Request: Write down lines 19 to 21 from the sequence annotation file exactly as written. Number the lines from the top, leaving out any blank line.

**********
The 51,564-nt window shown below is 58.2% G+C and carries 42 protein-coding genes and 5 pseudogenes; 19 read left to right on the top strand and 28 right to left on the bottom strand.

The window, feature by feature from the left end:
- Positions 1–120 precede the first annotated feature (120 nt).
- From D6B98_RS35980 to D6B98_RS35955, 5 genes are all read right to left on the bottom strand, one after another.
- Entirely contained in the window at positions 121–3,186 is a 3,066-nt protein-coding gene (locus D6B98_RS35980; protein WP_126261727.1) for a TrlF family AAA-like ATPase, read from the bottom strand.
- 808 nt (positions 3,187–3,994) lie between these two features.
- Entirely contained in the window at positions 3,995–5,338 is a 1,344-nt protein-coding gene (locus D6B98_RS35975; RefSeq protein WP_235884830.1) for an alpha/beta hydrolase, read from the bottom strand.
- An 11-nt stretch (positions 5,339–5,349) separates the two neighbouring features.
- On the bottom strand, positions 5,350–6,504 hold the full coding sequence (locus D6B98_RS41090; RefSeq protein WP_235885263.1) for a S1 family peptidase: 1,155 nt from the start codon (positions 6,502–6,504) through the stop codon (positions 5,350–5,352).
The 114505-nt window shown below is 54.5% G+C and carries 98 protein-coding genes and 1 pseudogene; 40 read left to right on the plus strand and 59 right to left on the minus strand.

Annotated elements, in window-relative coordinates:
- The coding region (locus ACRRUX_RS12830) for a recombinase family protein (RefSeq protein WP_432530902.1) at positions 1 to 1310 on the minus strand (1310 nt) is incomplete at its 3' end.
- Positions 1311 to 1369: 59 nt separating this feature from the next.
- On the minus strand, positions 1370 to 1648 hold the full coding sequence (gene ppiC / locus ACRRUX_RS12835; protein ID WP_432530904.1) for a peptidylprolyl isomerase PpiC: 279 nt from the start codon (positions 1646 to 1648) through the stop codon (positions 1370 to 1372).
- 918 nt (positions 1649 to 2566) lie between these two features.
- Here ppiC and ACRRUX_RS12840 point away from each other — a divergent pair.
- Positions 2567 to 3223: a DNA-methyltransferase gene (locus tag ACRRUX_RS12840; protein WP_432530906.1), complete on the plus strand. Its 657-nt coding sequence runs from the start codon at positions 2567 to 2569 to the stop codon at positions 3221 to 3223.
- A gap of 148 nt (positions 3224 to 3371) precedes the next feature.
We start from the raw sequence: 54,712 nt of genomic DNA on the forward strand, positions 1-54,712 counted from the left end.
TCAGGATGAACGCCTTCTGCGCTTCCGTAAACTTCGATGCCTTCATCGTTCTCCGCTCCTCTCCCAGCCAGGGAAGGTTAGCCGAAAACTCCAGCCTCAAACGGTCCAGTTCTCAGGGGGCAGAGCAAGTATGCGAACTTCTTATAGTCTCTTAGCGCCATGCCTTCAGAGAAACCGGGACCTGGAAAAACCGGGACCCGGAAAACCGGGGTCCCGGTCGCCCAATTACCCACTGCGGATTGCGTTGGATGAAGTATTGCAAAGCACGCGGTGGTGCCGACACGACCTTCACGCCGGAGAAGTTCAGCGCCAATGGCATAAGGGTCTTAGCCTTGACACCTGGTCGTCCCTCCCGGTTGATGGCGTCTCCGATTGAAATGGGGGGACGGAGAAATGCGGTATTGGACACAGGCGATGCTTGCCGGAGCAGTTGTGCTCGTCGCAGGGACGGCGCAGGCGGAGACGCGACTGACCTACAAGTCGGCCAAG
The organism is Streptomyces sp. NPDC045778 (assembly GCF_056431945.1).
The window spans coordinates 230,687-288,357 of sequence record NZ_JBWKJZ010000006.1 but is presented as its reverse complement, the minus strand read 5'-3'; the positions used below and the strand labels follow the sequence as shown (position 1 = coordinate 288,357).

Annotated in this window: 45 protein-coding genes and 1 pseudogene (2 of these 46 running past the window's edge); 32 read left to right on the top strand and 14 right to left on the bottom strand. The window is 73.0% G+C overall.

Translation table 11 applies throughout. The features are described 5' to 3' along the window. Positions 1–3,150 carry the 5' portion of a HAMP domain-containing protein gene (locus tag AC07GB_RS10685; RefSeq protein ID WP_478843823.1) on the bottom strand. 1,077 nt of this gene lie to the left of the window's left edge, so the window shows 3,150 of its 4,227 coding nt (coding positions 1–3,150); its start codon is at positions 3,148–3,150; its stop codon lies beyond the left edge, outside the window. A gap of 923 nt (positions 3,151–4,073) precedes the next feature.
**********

We start from the raw sequence: 54,712 nt of genomic DNA on the forward strand, positions 1-54,712 counted from the left end.
TCAGGATGAACGCCTTCTGCGCTTCCGTAAACTTCGATGCCTTCATCGTTCTCCGCTCCTCTCCCAGCCAGGGAAGGTTAGCCGAAAACTCCAGCCTCAAACGGTCCAGTTCTCAGGGGGCAGAGCAAGTATGCGAACTTCTTATAGTCTCTTAGCGCCATGCCTTCAGAGAAACCGGGACCTGGAAAAACCGGGACCCGGAAAACCGGGGTCCCGGTCGCCCAATTACCCACTGCGGATTGCGTTGGATGAAGTATTGCAAAGCACGCGGTGGTGCCGACACGACCTTCACGCCGGAGAAGTTCAGCGCCAATGGCATAAGGGTCTTAGCCTTGACACCTGGTCGTCCCTCCCGGTTGATGGCGTCTCCGATTGAAATGGGGGGACGGAGAAATGCGGTATTGGACACAGGCGATGCTTGCCGGAGCAGTTGTGCTCGTCGCAGGGACGGCGCAGGCGGAGACGCGACTGACCTACAAGTCGGCCAAG
The organism is Streptomyces sp. NPDC045778 (assembly GCF_056431945.1).